Many years ago I worked with a client who was thinking of starting up her own business. She had many talents, and interests with lots to offer. Part of the process of finding out where she wanted to go, why and how she might do it was to explore her current employment which seemed to be causing her much angst, anger and frustration.
One of the biggest “thorns” in her workplace side was her boss. He seemed to evoke many negative emotions. She felt she was really good at what she did, but was often overlooked. She observed that her boss was quite formal and sometimes strained with her in comparison to other people who worked with him. Worse, she recounted a couple of occasions when others had got great work projects and raises, and she wasn’t even considered despite her obvious and impressive skill at what she did.
The relationship between one particular colleague and the boss made her completely see red. Her boss had a particularly great working relationship with the other lady, and even the little things like her boss saying “good morning” with gusto to this lady and sharing a laugh and anecdotes, made my client feel left out, isolated and unappreciated.
When I asked her to tell me what she thought of her boss she happily rattled away about his ability to be divisive, unfair, have favourites, unappreciative, and moody. I then asked her to put herself in her colleague’s shoes and to think about how she might describe him. The light, even at this early stage began to dawn, when she started using words like, friendly, likable, amusing, appreciative, and many more being the opposite of her own view. I then asked her if she had ever considered that her colleague might have a more successful relationship with their boss because she saw him in a more positive light. Setting a task for her to go into work and to simply view her boss through the eyes of her colleague and to see what happened; even I was unprepared for the magical change which she experienced between that coaching session and the next.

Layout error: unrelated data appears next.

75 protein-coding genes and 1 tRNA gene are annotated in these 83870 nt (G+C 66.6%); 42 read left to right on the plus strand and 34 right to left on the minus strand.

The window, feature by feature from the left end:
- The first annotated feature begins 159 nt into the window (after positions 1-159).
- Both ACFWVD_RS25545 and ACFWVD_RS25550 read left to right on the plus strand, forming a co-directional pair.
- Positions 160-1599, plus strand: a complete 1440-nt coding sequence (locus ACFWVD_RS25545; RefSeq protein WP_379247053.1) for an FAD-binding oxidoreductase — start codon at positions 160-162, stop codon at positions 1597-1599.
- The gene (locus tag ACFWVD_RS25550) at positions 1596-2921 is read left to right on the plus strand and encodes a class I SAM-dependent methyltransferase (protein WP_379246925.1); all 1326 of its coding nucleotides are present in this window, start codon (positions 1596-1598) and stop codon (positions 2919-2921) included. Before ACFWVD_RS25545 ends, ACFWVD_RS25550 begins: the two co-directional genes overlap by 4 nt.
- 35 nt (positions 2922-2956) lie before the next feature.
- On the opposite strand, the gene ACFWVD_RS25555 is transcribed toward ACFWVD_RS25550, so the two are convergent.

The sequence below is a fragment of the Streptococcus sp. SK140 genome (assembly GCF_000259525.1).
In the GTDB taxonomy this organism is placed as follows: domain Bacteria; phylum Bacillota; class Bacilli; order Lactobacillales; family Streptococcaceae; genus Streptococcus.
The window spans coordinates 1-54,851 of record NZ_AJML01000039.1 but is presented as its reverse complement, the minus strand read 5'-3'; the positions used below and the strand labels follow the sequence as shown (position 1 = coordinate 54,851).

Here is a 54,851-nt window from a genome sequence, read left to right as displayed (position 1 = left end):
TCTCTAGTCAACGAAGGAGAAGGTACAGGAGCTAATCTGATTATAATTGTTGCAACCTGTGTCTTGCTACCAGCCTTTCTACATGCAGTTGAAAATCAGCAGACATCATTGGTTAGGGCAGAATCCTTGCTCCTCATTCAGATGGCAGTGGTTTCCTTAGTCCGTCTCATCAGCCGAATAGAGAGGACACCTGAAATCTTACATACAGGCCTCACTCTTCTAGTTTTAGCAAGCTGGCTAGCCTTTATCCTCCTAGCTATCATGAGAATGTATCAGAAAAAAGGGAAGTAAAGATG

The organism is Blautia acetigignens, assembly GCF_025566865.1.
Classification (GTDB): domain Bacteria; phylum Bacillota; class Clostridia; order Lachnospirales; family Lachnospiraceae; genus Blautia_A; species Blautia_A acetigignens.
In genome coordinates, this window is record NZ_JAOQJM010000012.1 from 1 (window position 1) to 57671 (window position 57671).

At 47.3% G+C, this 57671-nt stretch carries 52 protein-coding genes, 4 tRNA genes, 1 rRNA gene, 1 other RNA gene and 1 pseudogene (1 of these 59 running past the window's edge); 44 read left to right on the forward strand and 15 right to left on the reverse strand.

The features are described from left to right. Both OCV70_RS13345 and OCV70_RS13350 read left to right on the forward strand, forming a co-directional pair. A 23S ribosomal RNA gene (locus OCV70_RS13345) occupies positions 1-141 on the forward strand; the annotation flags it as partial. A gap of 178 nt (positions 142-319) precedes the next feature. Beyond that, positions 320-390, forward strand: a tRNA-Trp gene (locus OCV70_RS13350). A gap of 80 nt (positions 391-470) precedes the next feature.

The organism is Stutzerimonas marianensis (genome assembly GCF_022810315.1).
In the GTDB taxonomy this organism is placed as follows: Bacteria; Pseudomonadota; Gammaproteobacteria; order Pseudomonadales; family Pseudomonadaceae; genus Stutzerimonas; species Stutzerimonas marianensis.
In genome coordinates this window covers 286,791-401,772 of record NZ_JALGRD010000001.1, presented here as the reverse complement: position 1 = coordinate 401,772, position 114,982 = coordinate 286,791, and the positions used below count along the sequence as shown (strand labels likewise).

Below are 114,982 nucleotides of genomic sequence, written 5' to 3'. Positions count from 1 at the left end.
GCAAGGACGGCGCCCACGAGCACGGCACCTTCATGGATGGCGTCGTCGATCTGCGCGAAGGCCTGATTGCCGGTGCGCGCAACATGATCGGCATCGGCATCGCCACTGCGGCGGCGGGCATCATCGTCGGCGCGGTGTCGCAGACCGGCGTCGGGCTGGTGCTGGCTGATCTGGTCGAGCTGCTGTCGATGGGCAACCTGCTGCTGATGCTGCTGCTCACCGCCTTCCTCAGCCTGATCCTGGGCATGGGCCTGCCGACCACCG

At the next session she was simply amazed at the difference she found with him when her attitude towards him changed, even though she didn’t actually say too much to him. She said he started off smiling at her, began stopping by to have a chat now and then, and even took her into his office to tell her what a remarkable job she was doing. The penny had dropped and she learned a valuable life lesson in that our relationships are often formed by our attitudes we hold towards others. Authentic leadership is born of such understanding.
Human relationships are one of the most fertile, challenging and rewarding arenas for growth and development of self-awareness, and they are the best training ground for authentic leadership. Being aware of and actively improving relationships both inside and external to the workplace is the cornerstone of great leadership development,. and authentic leadership. Not only must relationships be evaluated and given attention and effort, they must be appreciated for the learning opportunities which they hold.